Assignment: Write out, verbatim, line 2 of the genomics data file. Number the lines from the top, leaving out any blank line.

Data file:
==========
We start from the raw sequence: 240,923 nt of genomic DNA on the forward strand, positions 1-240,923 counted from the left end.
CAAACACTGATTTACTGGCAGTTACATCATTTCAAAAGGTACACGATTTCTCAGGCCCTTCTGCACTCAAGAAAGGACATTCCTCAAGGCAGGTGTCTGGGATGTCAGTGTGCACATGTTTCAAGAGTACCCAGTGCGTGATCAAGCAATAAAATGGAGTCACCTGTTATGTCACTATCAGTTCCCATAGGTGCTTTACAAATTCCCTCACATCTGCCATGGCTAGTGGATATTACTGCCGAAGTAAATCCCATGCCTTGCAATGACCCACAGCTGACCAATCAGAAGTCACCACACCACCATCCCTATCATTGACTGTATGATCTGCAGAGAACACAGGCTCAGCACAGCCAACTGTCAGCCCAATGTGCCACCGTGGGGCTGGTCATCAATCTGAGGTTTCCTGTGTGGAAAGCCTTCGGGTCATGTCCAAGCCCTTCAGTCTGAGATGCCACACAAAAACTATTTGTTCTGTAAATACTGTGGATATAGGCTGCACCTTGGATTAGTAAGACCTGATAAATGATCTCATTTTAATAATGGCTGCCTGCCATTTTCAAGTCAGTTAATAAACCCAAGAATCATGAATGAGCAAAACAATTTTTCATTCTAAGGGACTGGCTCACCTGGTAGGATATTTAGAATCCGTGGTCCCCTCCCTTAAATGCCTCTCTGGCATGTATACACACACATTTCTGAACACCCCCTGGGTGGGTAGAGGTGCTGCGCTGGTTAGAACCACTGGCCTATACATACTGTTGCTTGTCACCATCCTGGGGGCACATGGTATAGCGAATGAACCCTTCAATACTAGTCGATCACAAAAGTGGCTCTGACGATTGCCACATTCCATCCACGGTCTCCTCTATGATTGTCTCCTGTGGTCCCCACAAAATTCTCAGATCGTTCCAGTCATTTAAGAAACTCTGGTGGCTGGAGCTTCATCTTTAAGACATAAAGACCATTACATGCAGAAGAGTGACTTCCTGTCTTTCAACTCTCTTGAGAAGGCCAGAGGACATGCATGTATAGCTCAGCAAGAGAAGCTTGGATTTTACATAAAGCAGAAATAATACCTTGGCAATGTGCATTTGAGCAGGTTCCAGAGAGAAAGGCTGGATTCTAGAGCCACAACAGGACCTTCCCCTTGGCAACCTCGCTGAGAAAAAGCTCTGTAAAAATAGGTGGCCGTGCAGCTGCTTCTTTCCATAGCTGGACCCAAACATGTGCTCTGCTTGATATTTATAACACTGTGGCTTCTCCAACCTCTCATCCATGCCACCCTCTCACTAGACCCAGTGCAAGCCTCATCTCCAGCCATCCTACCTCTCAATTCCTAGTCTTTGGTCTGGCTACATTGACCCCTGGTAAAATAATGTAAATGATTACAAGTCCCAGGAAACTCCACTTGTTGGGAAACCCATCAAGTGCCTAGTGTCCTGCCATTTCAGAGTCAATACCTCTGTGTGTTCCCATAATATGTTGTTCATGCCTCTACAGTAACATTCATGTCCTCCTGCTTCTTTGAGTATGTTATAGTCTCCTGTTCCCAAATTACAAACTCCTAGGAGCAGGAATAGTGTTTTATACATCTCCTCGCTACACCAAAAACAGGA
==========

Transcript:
CAAACACTGATTTACTGGCAGTTACATCATTTCAAAAGGTACACGATTTCTCAGGCCCTTCTGCACTCAAGAAAGGACATTCCTCAAGGCAGGTGTCTGGGATGTCAGTGTGCACATGTTTCAAGAGTACCCAGTGCGTGATCAAGCAATAAAATGGAGTCACCTGTTATGTCACTATCAGTTCCCATAGGTGCTTTACAAATTCCCTCACATCTGCCATGGCTAGTGGATATTACTGCCGAAGTAAATCCCATGCCTTGCAATGACCCACAGCTGACCAATCAGAAGTCACCACACCACCATCCCTATCATTGACTGTATGATCTGCAGAGAACACAGGCTCAGCACAGCCAACTGTCAGCCCAATGTGCCACCGTGGGGCTGGTCATCAATCTGAGGTTTCCTGTGTGGAAAGCCTTCGGGTCATGTCCAAGCCCTTCAGTCTGAGATGCCACACAAAAACTATTTGTTCTGTAAATACTGTGGATATAGGCTGCACCTTGGATTAGTAAGACCTGATAAATGATCTCATTTTAATAATGGCTGCCTGCCATTTTCAAGTCAGTTAATAAACCCAAGAATCATGAATGAGCAAAACAATTTTTCATTCTAAGGGACTGGCTCACCTGGTAGGATATTTAGAATCCGTGGTCCCCTCCCTTAAATGCCTCTCTGGCATGTATACACACACATTTCTGAACACCCCCTGGGTGGGTAGAGGTGCTGCGCTGGTTAGAACCACTGGCCTATACATACTGTTGCTTGTCACCATCCTGGGGGCACATGGTATAGCGAATGAACCCTTCAATACTAGTCGATCACAAAAGTGGCTCTGACGATTGCCACATTCCATCCACGGTCTCCTCTATGATTGTCTCCTGTGGTCCCCACAAAATTCTCAGATCGTTCCAGTCATTTAAGAAACTCTGGTGGCTGGAGCTTCATCTTTAAGACATAAAGACCATTACATGCAGAAGAGTGACTTCCTGTCTTTCAACTCTCTTGAGAAGGCCAGAGGACATGCATGTATAGCTCAGCAAGAGAAGCTTGGATTTTACATAAAGCAGAAATAATACCTTGGCAATGTGCATTTGAGCAGGTTCCAGAGAGAAAGGCTGGATTCTAGAGCCACAACAGGACCTTCCCCTTGGCAACCTCGCTGAGAAAAAGCTCTGTAAAAATAGGTGGCCGTGCAGCTGCTTCTTTCCATAGCTGGACCCAAACATGTGCTCTGCTTGATATTTATAACACTGTGGCTTCTCCAACCTCTCATCCATGCCACCCTCTCACTAGACCCAGTGCAAGCCTCATCTCCAGCCATCCTACCTCTCAATTCCTAGTCTTTGGTCTGGCTACATTGACCCCTGGTAAAATAATGTAAATGATTACAAGTCCCAGGAAACTCCACTTGTTGGGAAACCCATCAAGTGCCTAGTGTCCTGCCATTTCAGAGTCAATACCTCTGTGTGTTCCCATAATATGTTGTTCATGCCTCTACAGTAACATTCATGTCCTCCTGCTTCTTTGAGTATGTTATAGTCTCCTGTTCCCAAATTACAAACTCCTAGGAGCAGGAATAGTGTTTTATACATCTCCTCGCTACACCAAAAACAGGA